The vast majority of potential US tight oil production growth remains economical in the current crude oil price environment, according to a new report by IHS (NYSE: IHS), a global source of critical information and insight. About 80% of potential gross US tight oil capacity additions in 2015 would remain resilient at West Texas Intermediate (WTI) prices as low as $70 per barrel, the report says.
The new report examines the outlook for US tight oil growth in light of the recent drop in crude oil prices, which have fallen by nearly a third since summer.
IHS estimates 2015 US tight oil production growth at around 700,000 barrels per day (b/d) at an average 2015 price of $77 per barrel. Though this would represent a slowdown from 2014 tight oil growth of more than one million barrels per day, the amount of growth remains significant, the report says.
“Since 2008 the cumulative growth in US tight oil production has been 3.5 million barrels per day (far exceeding supply gains from the rest of the world combined), making tight oil the key driver of global supply growth,” said Jim Burkhard, vice president, IHS Energy. “While current lower crude oil prices do present challenges for new investment, IHS analysis shows that the vast majority of potential US supply growth in 2015 remain economical at $70 for WTI.”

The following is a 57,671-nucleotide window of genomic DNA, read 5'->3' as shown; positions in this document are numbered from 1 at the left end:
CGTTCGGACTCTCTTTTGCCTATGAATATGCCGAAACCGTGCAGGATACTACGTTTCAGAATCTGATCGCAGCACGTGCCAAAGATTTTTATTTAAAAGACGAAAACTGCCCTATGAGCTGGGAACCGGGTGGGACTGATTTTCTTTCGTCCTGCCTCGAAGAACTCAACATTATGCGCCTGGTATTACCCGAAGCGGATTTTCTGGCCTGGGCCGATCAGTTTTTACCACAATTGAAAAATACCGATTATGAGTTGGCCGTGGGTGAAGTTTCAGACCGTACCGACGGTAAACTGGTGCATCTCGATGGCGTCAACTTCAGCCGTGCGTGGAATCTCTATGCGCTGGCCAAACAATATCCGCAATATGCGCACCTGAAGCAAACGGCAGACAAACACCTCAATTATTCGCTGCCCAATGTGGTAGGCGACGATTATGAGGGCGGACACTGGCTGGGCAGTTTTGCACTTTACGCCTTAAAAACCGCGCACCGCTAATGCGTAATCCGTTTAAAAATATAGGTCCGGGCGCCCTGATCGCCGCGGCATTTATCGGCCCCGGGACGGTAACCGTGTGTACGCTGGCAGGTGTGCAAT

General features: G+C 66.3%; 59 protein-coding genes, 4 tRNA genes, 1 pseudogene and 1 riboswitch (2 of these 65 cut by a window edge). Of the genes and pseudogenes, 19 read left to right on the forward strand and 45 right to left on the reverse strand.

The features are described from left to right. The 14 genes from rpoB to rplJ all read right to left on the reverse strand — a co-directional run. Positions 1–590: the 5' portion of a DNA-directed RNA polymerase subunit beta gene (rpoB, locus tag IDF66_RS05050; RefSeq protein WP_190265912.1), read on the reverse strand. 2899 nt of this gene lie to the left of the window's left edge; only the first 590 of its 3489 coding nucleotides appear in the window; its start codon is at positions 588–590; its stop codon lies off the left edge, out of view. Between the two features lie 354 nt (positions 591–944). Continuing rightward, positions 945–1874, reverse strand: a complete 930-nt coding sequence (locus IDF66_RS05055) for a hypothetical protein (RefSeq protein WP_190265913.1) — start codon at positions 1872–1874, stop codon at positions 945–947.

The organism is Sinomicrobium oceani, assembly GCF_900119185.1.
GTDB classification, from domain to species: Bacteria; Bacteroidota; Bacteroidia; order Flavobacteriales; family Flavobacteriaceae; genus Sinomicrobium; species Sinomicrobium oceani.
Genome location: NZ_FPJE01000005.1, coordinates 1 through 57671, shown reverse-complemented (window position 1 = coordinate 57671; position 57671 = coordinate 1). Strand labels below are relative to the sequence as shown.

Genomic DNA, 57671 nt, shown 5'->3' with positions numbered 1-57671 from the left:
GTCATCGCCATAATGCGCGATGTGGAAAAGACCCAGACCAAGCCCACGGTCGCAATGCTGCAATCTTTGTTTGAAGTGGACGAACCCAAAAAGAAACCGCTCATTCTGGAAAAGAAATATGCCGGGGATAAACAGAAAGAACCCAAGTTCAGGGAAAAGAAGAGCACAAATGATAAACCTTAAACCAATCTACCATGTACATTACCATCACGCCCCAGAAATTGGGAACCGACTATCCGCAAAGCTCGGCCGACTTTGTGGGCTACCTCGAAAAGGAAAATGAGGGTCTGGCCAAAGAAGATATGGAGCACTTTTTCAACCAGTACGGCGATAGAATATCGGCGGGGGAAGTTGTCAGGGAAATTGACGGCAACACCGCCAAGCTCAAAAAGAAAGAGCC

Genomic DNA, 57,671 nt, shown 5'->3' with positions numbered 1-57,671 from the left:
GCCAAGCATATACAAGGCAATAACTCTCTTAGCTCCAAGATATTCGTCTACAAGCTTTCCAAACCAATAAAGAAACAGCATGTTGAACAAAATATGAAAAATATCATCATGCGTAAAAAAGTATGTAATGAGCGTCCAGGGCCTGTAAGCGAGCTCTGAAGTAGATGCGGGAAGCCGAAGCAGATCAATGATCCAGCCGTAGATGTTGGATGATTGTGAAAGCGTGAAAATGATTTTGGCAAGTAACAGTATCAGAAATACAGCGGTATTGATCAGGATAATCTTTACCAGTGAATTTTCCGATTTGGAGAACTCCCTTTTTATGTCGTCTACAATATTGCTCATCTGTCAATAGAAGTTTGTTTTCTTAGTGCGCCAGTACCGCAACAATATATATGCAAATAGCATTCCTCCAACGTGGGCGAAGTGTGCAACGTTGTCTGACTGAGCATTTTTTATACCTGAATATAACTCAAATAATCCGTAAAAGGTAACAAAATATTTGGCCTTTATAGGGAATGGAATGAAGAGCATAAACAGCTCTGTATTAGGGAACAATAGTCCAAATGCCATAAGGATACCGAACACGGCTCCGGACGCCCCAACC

The report notes that existing tight oil production is unaffected by the recent drop in oil prices. Since the highest level of production costs occurs during the initial development phase of a well, existing wells can remain economical at crude oil prices far below the break-even price for new production.
Lower crude oil prices have a greater potential to affect supply growth because new wells require significant investment before production begins. In the initial months of production, the oil price is critical to determining the profitability of a new tight oil well.
Regardless, there are reasons to believe in the resilience of tight oil growth, the report says. The IHS analysis shows that most of the potential US tight oil capacity additions in 2015 (about 80%) have a break-even price in the range of $50 to $69 per barrel. Continued productivity gains, such as improvements in well completion and downspacing, also support the resilience of US production growth at lower prices, the report says.
Though these are strong reasons to believe in the resilience of tight oil growth, the report acknowledges that the risk of supply growth falling short is much greater now than just a few months ago.
“Expectations of the future, and the trajectory of oil prices, means that prices do not need to fall to the breakeven price before psychology, investment, and thus output, is affected,” Burkhard said. “Lower oil prices bring into question the ongoing extent of one of the most profound developments in the world oil market – the great revival of American production. The ‘tight oil test’ is under way.”